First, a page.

Neil Shea

writer | photographer | story consultant


Seoul Digital Forum

May 18, 2016

I’ll be speaking about Instagram journalism this week in South Korea at the Seoul Digital Forum, one of Asia’s largest tech/media conferences. My talk is one of three organized by Harvard’s Nieman Foundation on “the evolution of storytelling,” and we’ll be discussing video, virtual reality, and how to adapt classic storytelling techniques to new platforms.

Middle Passage

April 21, 2016

My latest Instagram-only series, in collaboration with photographer Lynsey Addario and National Geographic, is out now—appearing daily on National Geographic’s feed. The six-part project explores the journey of African refugees and migrants as they cross the Mediterranean Sea, hoping to remake their lives in Europe. Check in each day for a new installment, or find them all on Instagram under the hashtag #middlepassageNG.

Harvard’s Nieman Foundation

April 07, 2016

This Saturday I’ll be at Harvard’s Nieman Foundation, speaking about Instagram writing with a group of college journalists at the Christoper J. Georges Conference. Looking forward to it—and especially to hearing my co-panelist, Anastasia Taylor-Lind, talk about her amazing work...

True Story: experimental non-fiction at VQR

December 07, 2015

Thrilled to see a project finally come to life: This month, the Virginia Quarterly Review launches a non-fiction series on Instagram. Each week a new writer will take over the feed and deliver beautiful stories told briefly. We’ll gather the best of them into essays that will be published in the magazine—and the writer gets paid, too. Been working on this for a while with colleague Jeff Sharlet and editor Paul Reyes. Far as we know, it’s the first ever project of its kind.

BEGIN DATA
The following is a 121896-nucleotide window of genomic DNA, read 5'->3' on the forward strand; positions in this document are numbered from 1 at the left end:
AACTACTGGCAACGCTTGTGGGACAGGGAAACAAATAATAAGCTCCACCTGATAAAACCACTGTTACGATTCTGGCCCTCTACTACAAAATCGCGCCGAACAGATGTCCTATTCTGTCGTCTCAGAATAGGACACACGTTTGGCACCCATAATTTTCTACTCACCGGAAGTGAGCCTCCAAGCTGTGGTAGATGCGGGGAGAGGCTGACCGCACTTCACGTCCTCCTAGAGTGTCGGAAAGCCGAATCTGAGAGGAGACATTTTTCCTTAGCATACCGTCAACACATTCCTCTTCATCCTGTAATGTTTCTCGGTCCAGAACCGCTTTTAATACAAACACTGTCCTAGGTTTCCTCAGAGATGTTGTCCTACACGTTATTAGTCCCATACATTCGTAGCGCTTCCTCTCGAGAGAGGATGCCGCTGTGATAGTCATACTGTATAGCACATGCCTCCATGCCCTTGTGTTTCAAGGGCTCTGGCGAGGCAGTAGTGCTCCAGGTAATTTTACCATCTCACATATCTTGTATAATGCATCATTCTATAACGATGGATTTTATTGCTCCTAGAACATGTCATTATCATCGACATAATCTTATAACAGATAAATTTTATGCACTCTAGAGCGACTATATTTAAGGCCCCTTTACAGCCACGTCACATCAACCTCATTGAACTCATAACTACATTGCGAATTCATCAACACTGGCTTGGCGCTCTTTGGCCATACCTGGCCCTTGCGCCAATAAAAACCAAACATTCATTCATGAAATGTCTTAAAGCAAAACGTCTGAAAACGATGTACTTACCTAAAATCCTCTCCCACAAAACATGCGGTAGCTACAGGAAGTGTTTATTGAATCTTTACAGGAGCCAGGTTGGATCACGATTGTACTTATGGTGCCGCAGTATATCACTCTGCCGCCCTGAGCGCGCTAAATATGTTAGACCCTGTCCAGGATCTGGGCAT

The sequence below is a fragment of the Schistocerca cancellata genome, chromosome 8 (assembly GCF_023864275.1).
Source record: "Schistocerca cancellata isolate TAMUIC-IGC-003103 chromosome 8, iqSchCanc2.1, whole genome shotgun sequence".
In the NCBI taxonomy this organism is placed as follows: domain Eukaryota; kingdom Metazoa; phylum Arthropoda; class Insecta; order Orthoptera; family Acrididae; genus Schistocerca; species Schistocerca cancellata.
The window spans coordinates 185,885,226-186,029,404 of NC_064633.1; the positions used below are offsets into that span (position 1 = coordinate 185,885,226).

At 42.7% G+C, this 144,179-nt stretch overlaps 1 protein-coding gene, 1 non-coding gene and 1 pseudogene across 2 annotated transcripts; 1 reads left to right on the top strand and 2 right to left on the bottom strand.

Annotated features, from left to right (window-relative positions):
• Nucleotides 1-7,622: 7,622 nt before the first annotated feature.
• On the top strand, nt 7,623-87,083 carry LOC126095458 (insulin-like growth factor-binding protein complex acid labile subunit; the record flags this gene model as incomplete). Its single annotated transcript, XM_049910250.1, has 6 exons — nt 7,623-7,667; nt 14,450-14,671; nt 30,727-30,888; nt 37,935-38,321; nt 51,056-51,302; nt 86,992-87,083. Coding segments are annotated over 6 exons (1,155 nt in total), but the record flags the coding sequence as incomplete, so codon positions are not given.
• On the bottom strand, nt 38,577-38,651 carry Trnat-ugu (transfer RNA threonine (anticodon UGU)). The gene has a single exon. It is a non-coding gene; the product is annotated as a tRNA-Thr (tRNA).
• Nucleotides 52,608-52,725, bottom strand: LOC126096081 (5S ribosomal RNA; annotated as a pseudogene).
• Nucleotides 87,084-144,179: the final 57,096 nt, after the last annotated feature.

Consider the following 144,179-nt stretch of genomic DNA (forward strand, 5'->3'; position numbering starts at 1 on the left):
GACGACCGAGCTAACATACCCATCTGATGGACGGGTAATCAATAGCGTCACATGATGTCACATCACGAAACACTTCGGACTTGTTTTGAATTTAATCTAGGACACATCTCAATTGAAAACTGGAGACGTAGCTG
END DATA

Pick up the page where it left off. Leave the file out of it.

Prose Poetry

September 12, 2015

Big thanks to The American Scholar for publishing in their fall issue some of my works-in-progress that combine photography, true stories, and prose poetry. I’ve been working in this form for a while, mostly with Instagram, but it’s exciting to see a pair of these non-fiction prose pieces turned out in print. I’m learning, slowly, that poetry is much more able than journalism to capture certain kinds of truth.

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